Description

    RELATED APPLICATIONS
  • This application claims priority to Chinese Application Serial Number 201210092652.3, filed Mar. 29, 2012, which is herein incorporated by reference.
  • BACKGROUND
  • 1. Field of Invention
  • The present disclosure relates to the field of power electronic technology. More particularly, the present disclosure relates to a power factor correction circuit (PFC) capable of reducing common-mode noise and EMI intensity.
  • 2. Description of Related Art
  • The semiconductor and magnetic component of a switching power supply operate at a high-frequency switching state, so that very high di/dt and dv/dt are caused and thus significant harmonic voltage and harmonic current are generated. Such harmonic voltage and harmonic current are outputted via a power input line or output line of the switching power supply, which causes pollution of the electric grid or interferes with the normal operation of powered devices. Furthermore, the harmonic voltage and harmonic current may also interfere with other devices via space radiation, thereby influencing the normal operation of the devices. More alarmingly, the harmonic voltage and harmonic current cause electromagnetic interference in the switching power supply, so that the components in the switching power supply cannot operate stably, ultimately resulting in the performance and reliability of the switching power supply being reduced.
  • Taking a boost PFC (power factor correction circuit) converter as an example, when the converter operates in a light load, the current of a boost inductor is small and discontinuous. When the AC input voltage changes from the positive half cycle into the negative half cycle (or from the negative half cycle into the positive half cycle), the corresponding diode (such as the body-diode of a metal-oxide-semiconductor field-effect transistor, MOSFET) cannot be turned on immediately, and the parasitic capacitance of the diode participates in the resonance, which causes high-frequency oscillation. Thus high-frequency jumping voltage and significant common mode noise are caused, which reduces the reliability of the PFC converter.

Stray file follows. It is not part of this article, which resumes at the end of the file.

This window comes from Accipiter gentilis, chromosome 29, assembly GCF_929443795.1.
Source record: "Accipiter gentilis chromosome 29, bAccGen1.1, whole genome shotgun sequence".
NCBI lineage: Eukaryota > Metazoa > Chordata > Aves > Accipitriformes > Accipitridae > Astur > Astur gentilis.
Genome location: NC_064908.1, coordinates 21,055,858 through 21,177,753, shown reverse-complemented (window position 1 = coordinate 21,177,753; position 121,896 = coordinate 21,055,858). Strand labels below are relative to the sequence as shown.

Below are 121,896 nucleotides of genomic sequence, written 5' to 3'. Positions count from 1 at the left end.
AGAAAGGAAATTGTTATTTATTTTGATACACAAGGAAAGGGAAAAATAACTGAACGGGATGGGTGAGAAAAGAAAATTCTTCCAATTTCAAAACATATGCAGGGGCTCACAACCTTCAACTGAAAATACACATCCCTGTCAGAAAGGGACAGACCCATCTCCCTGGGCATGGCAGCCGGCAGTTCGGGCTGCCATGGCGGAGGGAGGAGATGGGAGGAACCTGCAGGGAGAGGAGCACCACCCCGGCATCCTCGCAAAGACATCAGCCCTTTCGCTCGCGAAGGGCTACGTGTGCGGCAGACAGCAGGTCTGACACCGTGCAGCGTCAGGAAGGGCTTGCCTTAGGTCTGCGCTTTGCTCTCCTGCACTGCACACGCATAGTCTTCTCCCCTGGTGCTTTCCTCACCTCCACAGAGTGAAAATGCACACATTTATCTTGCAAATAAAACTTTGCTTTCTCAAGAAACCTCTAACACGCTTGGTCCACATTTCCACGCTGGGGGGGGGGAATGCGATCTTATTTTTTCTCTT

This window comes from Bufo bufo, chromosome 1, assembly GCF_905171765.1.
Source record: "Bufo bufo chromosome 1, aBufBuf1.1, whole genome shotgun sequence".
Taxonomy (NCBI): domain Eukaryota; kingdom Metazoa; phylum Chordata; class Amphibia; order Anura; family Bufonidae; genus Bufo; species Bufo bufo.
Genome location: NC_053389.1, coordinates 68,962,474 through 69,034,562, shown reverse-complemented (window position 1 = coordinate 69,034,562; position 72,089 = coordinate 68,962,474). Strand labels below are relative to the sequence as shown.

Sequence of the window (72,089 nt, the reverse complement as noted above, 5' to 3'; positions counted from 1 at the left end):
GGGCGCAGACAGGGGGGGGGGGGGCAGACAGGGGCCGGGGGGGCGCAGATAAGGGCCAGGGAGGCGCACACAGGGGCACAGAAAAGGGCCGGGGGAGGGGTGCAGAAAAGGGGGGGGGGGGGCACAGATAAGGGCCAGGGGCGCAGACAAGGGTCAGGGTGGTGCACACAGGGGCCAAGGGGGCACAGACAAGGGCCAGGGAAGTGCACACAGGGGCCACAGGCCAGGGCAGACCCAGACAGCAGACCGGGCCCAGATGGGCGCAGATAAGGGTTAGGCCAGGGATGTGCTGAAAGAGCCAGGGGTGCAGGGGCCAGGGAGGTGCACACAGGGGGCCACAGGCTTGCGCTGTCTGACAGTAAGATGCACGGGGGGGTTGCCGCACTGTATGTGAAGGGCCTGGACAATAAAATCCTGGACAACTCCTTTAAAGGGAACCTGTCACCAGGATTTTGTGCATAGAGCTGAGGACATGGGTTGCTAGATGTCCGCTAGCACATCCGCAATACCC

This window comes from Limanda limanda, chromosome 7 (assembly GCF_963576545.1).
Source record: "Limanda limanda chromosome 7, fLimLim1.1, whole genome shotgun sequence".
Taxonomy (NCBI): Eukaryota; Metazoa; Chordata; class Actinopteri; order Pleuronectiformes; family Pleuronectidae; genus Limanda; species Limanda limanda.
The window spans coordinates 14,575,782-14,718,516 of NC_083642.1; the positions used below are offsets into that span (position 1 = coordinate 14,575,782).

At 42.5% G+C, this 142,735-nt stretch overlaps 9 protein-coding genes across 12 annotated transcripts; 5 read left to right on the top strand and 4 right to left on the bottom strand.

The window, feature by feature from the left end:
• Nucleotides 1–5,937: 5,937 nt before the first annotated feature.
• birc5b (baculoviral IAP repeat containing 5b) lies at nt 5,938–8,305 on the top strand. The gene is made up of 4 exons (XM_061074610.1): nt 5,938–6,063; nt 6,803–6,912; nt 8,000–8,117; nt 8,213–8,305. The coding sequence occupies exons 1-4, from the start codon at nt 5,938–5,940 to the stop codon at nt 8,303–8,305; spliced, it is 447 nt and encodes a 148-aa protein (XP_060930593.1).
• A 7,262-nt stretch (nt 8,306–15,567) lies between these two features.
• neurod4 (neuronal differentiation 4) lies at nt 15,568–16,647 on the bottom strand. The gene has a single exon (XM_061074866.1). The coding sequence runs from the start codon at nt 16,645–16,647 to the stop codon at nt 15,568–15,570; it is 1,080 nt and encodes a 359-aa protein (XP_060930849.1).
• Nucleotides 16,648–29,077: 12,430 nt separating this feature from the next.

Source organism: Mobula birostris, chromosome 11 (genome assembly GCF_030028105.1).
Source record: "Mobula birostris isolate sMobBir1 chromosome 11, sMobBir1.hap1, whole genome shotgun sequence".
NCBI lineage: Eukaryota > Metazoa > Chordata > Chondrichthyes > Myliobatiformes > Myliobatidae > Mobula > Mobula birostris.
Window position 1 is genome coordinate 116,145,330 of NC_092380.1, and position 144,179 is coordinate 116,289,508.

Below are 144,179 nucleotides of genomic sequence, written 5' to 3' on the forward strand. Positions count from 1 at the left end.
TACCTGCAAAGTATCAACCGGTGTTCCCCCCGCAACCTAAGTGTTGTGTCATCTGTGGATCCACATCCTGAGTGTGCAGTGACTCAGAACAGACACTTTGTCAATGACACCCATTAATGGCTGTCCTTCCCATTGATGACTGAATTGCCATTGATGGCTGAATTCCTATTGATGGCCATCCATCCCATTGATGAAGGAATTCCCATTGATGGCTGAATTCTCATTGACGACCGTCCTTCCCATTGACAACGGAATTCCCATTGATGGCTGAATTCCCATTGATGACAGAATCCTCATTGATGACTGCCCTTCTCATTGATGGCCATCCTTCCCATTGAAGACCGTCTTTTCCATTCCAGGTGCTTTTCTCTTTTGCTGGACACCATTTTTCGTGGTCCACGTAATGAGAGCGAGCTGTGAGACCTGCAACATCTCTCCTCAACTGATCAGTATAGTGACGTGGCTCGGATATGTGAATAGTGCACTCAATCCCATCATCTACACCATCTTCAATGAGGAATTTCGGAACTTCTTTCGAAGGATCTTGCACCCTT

• In order to effectively solve the above disadvantages, those of ordinary skill in the related art are working to find solutions. However, an appropriate solution has yet to be developed. Thus, many in the industry are endeavoring to find ways in which to design a novel power factor correction circuit, so as to reduce the occurrence of high-frequency jumping voltage across the diode and reduce common mode noise.
  • SUMMARY
  • In order to solve the disadvantages related to reducing the common mode noise of the power factor correction circuit of the prior art, the present disclosure provides a novel power factor correction circuit.
  • An aspect of the present disclosure provides a power factor correction circuit including:
      • an AC power having a first end and a second end;
      • a first bridge arm having a first switch and a second switch connected in series with each other, where each of the first switch and the second switch has a first terminal and a second terminal, the second terminal of the first switch is connected to the first terminal of the second switch, and is coupled to the first end of the AC power via a first inductor;
      • a second bridge arm connected in parallel with the first bridge arm, where the second bridge arm includes a third switch and a fourth switch connected in series with each other, each of the third switch and the fourth switch having a first terminal and a second terminal, and the second terminal of the third switch is connected to the first terminal of the fourth switch and the second end of the AC power; and
      • at least one auxiliary capacitor connected in parallel to the third or fourth switch of the second bridge arm.
  • In an embodiment, the power factor correction circuit includes a first auxiliary capacitor and a second auxiliary capacitor. The first auxiliary capacitor is connected in parallel with the third switch, and the second auxiliary capacitor is connected in parallel with the fourth switch.
  • In an embodiment, each of the first switch and the second switch is a MOSFET. Furthermore, each of the first switch and the second switch is a fast-recovery MOSFET.
  • In another embodiment, each of the first switch and the second switch is a wide bandgap semiconductor component. Furthermore, a material of the wide bandgap semiconductor component is silicon carbide or gallium nitride.